CMS/SMC
Société mathématique du Canada
www.smc.math.ca
Société mathématique du Canada
  location:  Communautéfonds de dotationaperçu
Communauté        
Title of Project: Mathematics Learning Materials on the Web

Year of Competition: 2000

Grant amount: $3000

Project Duration: Multi-Year

Type of Report: Final

Period Covered: 2001-2004

Description of Activity:
This project, entitled "Mathematics Learning Materials on the Web", was directed towards assessing and meeting a perceived need for more finely targeted access to reliable web-based resources in support of the learning and teaching of college level mathematics.

The authors of the proposal had independently initiated projects a year or two earlier, one at Langara College in Vancouver, and one at the University of Alberta. These were both directed towards slightly different aspects of this same perceived need, and we were encouraged to apply jointly to the Endowment Grants Committee in the fall of 2000. Our application was for the funding of a three year project at $5000 per year, and in January of 2001 we received notification of an award from the Committee of a $3000 grant in support of our proposed activities.

This could not support the actual development of the product we had proposed, but as our proposed activity in the first year of the project was primarily team building and determination of need, we developed a presentation for delivery at the 2001 summer CMS meeting in Saskatoon and were provided with a slot in the agenda of the math education session, as well as with lab time to engage interested parties in hands-on activity. Our presentation was devoted both to considering some of the available materials and to reviewing various efforts to date towards dealing with the identification and access problem. The latter included updates on both of our own prior projects, and in particular on how the University of Alberta's Bio-DiTRL software had been adapted to the needs of mathematics. It also made reference to some other efforts such as the MAA's recently inaugrated JOMA and MathDL projects.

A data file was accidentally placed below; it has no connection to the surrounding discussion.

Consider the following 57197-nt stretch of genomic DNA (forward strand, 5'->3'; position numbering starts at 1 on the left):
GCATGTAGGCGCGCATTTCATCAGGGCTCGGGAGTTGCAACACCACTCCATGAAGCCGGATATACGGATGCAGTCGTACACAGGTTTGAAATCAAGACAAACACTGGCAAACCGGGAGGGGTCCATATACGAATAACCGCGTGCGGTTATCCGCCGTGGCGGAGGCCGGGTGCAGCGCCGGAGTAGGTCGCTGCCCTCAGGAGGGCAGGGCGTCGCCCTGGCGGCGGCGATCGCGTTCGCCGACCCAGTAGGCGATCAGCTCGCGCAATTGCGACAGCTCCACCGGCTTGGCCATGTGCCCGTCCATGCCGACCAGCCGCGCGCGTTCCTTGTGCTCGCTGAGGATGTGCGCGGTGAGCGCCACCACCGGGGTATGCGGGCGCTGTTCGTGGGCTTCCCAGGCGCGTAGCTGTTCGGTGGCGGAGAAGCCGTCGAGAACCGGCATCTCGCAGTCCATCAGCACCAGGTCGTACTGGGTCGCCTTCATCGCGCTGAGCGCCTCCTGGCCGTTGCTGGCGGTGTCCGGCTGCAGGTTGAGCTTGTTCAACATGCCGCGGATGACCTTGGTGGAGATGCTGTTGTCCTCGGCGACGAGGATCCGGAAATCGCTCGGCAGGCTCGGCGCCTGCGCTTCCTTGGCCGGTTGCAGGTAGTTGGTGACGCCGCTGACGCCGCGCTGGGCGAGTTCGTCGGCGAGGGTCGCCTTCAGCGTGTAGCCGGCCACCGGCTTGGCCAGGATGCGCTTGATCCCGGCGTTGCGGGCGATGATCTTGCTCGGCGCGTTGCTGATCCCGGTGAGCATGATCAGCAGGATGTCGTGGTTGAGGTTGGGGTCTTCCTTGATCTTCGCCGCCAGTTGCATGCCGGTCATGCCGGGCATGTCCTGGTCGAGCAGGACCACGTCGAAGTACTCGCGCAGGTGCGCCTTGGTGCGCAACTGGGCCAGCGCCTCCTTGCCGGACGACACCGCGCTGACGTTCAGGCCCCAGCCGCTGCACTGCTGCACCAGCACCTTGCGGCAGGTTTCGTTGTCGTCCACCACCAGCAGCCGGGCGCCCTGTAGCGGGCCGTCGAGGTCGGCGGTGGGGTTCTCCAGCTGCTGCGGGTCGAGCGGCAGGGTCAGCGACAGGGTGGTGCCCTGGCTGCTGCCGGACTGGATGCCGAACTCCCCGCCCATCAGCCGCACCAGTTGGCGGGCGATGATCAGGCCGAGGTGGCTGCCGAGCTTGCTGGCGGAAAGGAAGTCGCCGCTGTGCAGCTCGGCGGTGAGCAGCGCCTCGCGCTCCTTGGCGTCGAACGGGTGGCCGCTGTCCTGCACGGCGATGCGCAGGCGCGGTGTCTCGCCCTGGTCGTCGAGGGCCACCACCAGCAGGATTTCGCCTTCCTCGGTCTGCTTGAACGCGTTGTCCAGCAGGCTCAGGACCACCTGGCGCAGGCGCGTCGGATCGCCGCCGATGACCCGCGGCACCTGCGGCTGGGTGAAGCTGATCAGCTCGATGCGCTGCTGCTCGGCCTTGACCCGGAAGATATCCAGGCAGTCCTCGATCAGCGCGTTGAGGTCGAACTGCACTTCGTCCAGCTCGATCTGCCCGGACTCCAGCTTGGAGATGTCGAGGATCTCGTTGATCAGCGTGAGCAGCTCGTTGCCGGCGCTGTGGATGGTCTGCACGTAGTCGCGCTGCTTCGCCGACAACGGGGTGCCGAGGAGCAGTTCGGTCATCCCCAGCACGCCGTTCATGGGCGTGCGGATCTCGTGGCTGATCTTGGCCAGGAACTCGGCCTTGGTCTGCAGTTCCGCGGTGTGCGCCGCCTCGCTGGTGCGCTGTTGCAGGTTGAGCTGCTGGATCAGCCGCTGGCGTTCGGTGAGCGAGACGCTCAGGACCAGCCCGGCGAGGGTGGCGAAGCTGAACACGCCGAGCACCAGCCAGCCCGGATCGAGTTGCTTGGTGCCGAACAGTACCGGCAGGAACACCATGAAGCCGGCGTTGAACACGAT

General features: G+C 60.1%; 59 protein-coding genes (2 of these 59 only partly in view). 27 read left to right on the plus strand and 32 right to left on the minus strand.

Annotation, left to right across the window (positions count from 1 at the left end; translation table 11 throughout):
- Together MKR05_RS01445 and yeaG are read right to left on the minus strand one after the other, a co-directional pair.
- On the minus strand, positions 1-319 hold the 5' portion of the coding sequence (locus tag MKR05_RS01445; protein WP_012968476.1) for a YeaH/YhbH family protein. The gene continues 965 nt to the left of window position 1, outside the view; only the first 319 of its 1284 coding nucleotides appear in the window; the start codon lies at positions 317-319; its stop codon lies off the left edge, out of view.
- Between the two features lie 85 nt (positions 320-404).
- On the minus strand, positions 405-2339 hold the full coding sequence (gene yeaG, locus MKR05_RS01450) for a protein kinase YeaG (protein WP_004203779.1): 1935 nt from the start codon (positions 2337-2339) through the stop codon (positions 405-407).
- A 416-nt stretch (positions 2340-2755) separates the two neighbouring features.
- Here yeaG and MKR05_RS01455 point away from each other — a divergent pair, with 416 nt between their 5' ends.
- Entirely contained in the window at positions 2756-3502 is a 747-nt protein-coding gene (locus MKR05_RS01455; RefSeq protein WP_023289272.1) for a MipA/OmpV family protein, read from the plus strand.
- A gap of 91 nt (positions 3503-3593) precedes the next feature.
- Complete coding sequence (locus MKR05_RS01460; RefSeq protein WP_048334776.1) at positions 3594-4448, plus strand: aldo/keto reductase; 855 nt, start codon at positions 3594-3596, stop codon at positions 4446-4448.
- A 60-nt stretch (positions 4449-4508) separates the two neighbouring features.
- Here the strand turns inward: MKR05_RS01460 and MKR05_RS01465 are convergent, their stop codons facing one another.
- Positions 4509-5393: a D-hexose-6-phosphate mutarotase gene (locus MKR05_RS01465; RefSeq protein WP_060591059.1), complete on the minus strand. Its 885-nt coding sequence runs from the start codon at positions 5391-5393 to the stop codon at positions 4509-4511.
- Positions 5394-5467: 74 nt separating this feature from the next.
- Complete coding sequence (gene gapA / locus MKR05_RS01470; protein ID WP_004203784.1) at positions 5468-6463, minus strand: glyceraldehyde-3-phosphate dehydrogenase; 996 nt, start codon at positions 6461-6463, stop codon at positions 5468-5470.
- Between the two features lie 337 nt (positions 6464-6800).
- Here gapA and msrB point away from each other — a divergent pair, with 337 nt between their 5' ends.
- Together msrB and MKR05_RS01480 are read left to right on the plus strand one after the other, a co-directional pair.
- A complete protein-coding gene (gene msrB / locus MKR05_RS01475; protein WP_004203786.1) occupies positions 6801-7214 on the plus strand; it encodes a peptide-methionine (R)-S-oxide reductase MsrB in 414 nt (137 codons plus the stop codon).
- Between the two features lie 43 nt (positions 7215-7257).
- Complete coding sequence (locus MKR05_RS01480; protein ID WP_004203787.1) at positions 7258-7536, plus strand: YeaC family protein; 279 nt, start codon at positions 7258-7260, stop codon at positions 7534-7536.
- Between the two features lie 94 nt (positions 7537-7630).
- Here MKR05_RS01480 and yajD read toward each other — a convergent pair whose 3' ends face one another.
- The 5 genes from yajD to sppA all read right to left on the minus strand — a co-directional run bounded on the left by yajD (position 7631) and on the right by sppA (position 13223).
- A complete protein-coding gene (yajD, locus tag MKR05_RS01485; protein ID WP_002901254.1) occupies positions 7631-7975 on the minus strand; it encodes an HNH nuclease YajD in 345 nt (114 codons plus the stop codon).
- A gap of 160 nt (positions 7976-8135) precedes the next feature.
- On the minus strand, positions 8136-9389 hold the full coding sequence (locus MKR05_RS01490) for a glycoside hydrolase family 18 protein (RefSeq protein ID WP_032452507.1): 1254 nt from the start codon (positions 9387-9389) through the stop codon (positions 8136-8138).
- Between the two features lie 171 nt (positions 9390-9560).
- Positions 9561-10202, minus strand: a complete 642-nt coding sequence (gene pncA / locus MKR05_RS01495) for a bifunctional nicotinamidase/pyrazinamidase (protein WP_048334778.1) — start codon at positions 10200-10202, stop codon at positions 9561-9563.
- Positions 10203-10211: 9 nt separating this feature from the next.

A link to the PowerPoint skeleton of that presentation is at http://www.langara.bc.ca/~acooper/reports/CMS-EFG/MathWeb.ppt

One of us also performed an email survey of the British Columbia postsecondary mathematics community with regard to use of web-based materials in the spring of 2002.

In the absence of further funding, one of us has continued on a slow track toward the development of an easily maintainable database-driven site as described in the original proposal.

The database has been populated initially with the links from the old Langara guide but it is hoped that broken links will be quickly identified, useful ratings applied, and new material added.

Readers of this report are invited to visit the site at www.langara.bc.ca/mathstats/resource/onWeb/ and make further contributions.

Assessment of Effectiveness:
Although received with some interest at the 2001 summer meeting, we did not at that time find enough volunteers to form the kind of editorial committee needed for a reviewed journal-style product. But since the timing of our presentation had conflicted with an important meeting of the Electronic Services Committee, we kept open the option of proceeding with a more involved project should volunteers turn up from among those unable to attend. We did attend the 2001 Winter Meeting and spoke with some members of the ESC, but the committee's business time was still taken up primarily with the larger issue of electronic journal publishing so we were unable to find a place on the agenda.